Prevention and Management of Severe Obstetric Anal Sphincter Injuries (OASIs): a National Survey of Nurse- Midwives
- 12 Downloads
Introduction and hypothesis
There are no data on midwives’ knowledge and management of obstetric anal sphincter injuries (OASIs) in the USA. We performed a cross-sectional national survey characterizing OASI practice by certified nurse midwives (CNMs), hypothesizing that few midwives personally repair OASIs and that there are gaps in CNM OASI training/education.
We emailed a REDCap internet-based survey to 6909 American College of Nurse Midwives members (ACNM). We analyzed responses from active clinicians performing at least one delivery per month, asking about OASI risks, prevention, repair, and management. We summarized descriptive data then evaluated OASI knowledge by patient and provider characteristics.
We received 1070 (15.5%) completed surveys, and 832 (77.8%) met the inclusion/exclusion criteria. Participants were similar to ACNM membership. Respondents most frequently identified prior OASI (87%) and nutrition (71%) as antepartum OASI risk factors and, less frequently, nulliparity (36%) and race (22%). Identified intrapartum risks included forceps delivery (94%) and midline episiotomy (88%). When obstetric laceration is suspected, 13.6% of respondents perform a rectal examination routinely. Only 15% of participants personally perform OASI repair. Overall, participants matched 64% of evidence-based answers. OASI education/training courses were attended by 30% of respondents, and 44% knew of OASI protocols within their group/institution. Of all factors evaluated, the percent of evidence-based responses was only different for respondent education/CME and protocols.
Quality initiatives regarding OASI prevention and management may improve care. Our data suggest OASI training for midwives may improve delivery care in the US. Further studies of other obstetric providers are needed.
KeywordsCross-sectional Education Midwifery OASIs Perineal trauma Quality improvement
We acknowledge Andre Owens for his assistance implementing the invitations and Nicole Carlson, CNM, PhD, for her input on project design and the consensus process. We especially thank all the participants from ACNM without whom we could not have done this work.
This work was supported by the Rocky Vista University College of Osteopathic Medicine Intramural Research Grant (SD), the Department of Obstetrics and Gynecology (KJH), the Society of Family Planning Junior Investigator Career Grant SFPRF10-JI1 (MG), and the NIH/NCRR Colorado CTSI grant no. UL1 RR025780 (RedCap resource). Its contents are the authors’ sole responsibility and do not necessarily represent official UC Denver, Rocky Vista University, or NIH views.
Compliance with ethical standards
Financial disclaimer/conflict of interest
- 7.Hamilton BE MJ, Osterman MJK, Curtin, SC, Mathews TJ (2015) Births: Final Data for 2014. National Center for Health Statistics. http://www.midwife.org/CNM/CM-attended-Birth-Statistics. Accessed Sept 4 2018.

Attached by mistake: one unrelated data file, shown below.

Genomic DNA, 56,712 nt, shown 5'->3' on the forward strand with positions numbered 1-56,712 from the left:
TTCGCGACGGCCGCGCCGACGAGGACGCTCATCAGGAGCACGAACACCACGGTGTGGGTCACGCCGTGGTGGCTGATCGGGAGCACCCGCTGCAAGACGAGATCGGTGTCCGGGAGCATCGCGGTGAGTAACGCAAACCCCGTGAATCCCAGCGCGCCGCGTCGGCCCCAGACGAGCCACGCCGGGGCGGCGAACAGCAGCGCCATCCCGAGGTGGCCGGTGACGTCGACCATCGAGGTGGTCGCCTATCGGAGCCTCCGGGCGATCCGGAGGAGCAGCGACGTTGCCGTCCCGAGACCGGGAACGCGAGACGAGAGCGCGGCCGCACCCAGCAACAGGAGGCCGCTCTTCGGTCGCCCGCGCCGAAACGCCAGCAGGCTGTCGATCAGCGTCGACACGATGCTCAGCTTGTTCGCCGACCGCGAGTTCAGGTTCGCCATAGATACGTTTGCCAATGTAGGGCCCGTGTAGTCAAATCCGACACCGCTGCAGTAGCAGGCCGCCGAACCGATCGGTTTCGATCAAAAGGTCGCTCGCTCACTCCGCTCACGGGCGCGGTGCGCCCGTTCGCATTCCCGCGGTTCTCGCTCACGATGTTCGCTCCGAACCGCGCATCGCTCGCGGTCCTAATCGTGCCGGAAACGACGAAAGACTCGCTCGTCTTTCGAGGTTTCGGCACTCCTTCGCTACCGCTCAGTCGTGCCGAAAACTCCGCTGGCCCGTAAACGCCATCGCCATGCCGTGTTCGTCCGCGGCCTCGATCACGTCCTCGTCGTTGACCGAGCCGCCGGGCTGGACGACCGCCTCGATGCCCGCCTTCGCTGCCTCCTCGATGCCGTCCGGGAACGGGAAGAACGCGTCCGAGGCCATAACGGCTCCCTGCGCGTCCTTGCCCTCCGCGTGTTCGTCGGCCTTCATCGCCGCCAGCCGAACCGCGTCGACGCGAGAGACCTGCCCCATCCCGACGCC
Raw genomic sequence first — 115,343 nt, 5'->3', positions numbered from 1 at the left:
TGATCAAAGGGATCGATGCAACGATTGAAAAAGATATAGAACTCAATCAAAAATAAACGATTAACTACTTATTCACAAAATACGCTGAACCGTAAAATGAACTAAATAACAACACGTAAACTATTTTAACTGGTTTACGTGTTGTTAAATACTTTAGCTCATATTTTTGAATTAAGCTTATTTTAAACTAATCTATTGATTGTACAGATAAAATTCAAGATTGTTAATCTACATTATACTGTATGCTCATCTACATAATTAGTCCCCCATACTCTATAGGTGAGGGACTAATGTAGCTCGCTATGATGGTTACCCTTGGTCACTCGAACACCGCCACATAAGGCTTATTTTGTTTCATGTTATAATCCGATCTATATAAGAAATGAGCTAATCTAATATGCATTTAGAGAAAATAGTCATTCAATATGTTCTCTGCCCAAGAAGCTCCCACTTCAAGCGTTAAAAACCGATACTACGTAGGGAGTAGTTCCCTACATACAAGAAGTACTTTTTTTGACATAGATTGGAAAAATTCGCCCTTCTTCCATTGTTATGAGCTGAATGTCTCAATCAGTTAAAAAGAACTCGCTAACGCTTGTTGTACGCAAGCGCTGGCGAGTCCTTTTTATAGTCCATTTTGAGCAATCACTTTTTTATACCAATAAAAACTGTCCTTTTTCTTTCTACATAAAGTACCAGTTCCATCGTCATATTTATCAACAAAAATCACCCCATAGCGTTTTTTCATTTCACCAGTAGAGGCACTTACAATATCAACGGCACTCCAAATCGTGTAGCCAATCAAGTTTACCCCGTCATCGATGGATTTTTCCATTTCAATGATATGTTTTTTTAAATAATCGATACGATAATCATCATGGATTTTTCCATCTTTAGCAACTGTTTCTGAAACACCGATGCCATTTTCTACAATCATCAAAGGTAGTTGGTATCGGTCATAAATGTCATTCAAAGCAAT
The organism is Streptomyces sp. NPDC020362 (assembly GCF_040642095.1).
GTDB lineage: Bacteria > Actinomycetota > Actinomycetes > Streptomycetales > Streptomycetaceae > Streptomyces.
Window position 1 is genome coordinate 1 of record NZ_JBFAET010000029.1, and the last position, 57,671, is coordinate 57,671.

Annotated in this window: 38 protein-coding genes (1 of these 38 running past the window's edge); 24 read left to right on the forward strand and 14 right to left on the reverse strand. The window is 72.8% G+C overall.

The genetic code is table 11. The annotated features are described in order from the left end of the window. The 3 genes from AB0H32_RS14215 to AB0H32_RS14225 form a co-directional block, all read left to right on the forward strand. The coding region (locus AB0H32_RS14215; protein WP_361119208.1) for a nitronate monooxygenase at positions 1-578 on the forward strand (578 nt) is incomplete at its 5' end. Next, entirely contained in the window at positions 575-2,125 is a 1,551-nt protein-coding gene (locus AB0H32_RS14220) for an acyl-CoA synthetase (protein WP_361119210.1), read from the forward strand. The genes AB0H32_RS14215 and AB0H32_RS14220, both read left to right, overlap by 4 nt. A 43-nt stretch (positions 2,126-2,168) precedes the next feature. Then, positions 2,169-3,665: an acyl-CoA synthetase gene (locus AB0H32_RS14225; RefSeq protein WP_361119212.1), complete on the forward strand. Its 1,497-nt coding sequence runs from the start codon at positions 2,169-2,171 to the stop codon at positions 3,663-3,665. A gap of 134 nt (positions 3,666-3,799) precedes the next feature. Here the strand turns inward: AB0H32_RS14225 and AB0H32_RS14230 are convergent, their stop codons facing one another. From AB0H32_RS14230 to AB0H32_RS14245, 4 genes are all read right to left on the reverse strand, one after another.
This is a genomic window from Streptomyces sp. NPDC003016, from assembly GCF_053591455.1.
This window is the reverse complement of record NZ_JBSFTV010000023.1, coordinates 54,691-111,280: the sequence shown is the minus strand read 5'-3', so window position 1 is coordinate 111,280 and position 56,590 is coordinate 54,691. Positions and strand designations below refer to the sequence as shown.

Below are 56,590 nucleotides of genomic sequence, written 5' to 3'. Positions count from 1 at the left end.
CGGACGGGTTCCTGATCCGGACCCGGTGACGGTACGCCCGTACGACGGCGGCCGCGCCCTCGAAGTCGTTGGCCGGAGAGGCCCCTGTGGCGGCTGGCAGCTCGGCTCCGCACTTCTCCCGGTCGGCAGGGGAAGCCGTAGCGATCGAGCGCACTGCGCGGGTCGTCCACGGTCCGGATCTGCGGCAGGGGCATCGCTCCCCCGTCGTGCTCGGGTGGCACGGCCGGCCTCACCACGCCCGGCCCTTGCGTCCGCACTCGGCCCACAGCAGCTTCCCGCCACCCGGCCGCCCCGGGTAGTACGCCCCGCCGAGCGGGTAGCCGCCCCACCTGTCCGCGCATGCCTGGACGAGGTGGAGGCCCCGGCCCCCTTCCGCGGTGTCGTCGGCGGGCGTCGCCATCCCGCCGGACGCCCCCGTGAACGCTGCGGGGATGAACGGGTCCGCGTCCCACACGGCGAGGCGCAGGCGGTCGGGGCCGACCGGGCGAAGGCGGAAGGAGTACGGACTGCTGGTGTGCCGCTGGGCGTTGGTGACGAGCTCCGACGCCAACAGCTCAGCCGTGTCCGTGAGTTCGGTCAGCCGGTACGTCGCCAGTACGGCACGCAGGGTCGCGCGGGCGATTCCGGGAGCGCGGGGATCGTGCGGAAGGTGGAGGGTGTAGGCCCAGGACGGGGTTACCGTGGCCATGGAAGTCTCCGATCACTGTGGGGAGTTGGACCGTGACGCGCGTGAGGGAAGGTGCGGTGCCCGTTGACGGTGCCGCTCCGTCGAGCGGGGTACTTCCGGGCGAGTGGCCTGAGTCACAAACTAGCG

- 8.Bick DE, Ismail KM, Macdonald S, Thomas P, Tohill S, Kettle C. How good are we at implementing evidence to support the management of birth related perineal trauma? A UK wide survey of midwifery practice. BMC Pregnancy and Childbirth. 2012;12:57. https://doi.org/10.1186/1471-2393-12-57.CrossRefGoogle Scholar
- 10.Agency for Healthcare Research and Quality. Guide to Patient Safety Indicators. (2003) US Department of Health and Human Services http://www.qualityindicators.ahrq.gov/downloads/modules/psi/v31/psi_guide_v31.pdf. Accessed September 15 2018.
- 11.Agency for Healthcare Research and Quality. (2014) US Department of Health and Human Services https://nhqrnet.ahrq.gov/inhqrdr/data/submit. Accessed June 6 2018.
- 12.Colorado Hospital Quality Report by Measure (2016). http://www.cohospitalquality.org:8080/corda/dashboards/COLORADO_REPORT_CARD_BY_MEASURE/main.dashxml-cordaDash=1060. Accessed May 20 2018.
- 17.ACNM Essential Facts About Midwives. American College of Nurse-Midwives http://www.midwife.org/Essential-Facts-about-Midwives. Accessed June 1 2018.
- 18.IIBM Corp. Released. BM SPSS statistics for windows, version 24.0. Armonk, NY: IBM Corp; 2016.Google Scholar
- 23.Core Competencies for Basic Midwifery Practice (2012) American College of Nurse-Midwives http://www.midwife.org/ACNM/files/ACNMLibraryData/UPLOADFILENAME/000000000050/Core Comptencies Dec 2012.pdf. Accessed Oct 29 2018.
- 24.Agency for Healthcare Research and Quality. PSI 18 and 19: Obstetric Trauma Rate – Vaginal Delivery With and Without Instrument. http://www.ahrq.gov/sites/default/files/wysiwyg/professionals/systems/hospital/qitoolkit/d4k-laceration-bestpractices.pdf. Accessed March 30 2016.
- 25.Basu M, Smith D. Long-term outcomes of the stop traumatic OASI morbidity project (STOMP). Int J Gynaecol Obstet. 2018. https://doi.org/10.1002/ijgo.12565.
- 27.Mascarello KC (2017) Maternal complications and cesarean section without indication: systematic review and meta-analysis. 51. https://doi.org/10.11606/s1518-8787.2017051000389.
- 30.Burton SJ, Sudweeks RR, Merrill PF, Wood B (1991) How to Prepare Better Multiple-Choice Test Items: Guidelines for University Faculty. Brigham Young University Testing Services.Google Scholar